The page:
Bore water in use

Since living in Sydney Mum has been walking and driving past these signs: “Bore Water in use” or “Bore Water Irrigation”, and wondering why they’re needed. They are usually displayed in house gardens and in public spaces such as parks and reserves.

What is bore water?

Bore water is water that has been extracted from a bore, or hole, in the ground. The hole has been drilled in the ground, and normally sits beneath several layers of rock and soil. Rain water seeps through the layers of rock and soil, into the bore, and can be pumped up and used to water gardens and parks.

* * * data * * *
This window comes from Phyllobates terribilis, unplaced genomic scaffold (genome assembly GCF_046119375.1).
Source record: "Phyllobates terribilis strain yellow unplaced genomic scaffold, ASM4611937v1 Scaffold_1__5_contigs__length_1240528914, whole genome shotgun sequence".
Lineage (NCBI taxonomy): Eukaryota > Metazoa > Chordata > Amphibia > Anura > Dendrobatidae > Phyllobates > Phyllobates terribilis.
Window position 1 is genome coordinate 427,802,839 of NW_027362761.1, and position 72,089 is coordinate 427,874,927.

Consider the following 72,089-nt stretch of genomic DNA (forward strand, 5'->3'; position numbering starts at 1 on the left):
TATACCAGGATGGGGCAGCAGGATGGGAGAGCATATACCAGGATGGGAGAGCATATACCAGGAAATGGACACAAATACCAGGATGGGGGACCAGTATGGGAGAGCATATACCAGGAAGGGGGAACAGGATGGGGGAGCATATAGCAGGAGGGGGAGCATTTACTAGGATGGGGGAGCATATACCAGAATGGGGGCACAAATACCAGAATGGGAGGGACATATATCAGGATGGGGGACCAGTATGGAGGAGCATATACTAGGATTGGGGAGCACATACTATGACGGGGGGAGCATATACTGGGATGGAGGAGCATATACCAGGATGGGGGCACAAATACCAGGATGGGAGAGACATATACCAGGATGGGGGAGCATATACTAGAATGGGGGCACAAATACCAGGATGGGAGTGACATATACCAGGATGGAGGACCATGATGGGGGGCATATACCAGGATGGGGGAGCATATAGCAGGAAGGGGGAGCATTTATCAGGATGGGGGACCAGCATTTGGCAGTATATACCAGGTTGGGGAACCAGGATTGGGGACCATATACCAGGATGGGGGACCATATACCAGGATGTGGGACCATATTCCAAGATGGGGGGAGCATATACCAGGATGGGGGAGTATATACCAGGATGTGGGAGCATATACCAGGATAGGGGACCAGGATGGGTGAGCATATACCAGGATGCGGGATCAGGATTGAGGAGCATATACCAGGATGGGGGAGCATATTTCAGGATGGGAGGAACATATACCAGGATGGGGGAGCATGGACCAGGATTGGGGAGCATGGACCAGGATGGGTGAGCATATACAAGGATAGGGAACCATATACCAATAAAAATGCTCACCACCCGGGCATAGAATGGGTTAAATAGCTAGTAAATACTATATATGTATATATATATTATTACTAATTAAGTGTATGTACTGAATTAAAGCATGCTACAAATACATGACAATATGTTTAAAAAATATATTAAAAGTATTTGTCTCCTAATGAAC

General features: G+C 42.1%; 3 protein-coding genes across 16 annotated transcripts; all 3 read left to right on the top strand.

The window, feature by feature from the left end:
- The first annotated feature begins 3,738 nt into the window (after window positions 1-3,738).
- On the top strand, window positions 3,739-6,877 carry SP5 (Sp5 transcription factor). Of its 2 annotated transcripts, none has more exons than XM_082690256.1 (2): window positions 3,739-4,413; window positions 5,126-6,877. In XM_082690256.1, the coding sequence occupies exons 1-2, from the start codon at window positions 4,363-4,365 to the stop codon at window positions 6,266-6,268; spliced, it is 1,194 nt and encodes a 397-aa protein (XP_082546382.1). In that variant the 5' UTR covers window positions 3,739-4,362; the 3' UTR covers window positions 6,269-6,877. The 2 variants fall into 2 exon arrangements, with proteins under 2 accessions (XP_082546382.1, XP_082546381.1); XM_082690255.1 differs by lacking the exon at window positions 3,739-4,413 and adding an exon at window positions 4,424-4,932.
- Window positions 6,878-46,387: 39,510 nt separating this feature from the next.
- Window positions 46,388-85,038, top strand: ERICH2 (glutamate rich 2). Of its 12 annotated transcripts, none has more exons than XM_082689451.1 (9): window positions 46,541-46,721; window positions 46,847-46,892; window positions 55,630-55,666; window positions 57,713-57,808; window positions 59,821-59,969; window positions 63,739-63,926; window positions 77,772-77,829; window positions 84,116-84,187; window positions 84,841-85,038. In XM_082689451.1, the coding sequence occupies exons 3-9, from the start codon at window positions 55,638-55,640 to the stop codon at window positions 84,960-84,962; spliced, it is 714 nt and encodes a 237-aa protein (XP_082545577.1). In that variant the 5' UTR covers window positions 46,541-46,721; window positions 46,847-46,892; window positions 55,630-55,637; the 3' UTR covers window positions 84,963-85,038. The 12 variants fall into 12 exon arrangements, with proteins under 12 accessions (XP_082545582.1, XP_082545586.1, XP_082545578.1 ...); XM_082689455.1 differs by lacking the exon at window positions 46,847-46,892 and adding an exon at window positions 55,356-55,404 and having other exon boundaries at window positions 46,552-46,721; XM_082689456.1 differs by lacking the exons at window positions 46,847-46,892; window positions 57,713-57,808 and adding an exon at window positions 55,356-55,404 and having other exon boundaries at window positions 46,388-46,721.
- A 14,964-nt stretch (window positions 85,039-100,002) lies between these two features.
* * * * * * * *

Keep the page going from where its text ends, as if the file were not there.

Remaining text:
Why do we need “bore water in use” signs?

Water pumped from a bore may be contaminated. In some areas the contamination is caused by naturally occurring chemical and mineral content in the ground. In other areas, nearby commercial or agricultural activity may contaminate the water. For this reason it is not usually recommended that bore water be used for drinking, filling swimming pools, or watering edible plants.

Gardeners who want to use bore water test their water tanks for levels of contamination, before deciding how to use it.

Due to the dangers associated with extracting contaminated water from a bore, Australian state governments and local councils manage legislation regarding bore water installation and maintenance.  A component of these procedures is that properties and locations where bore water is used, be clearly identified.

If you’d like to learn more about bore water usage in your suburb, information can usually be found on your council, city, state, or territory’s water management website.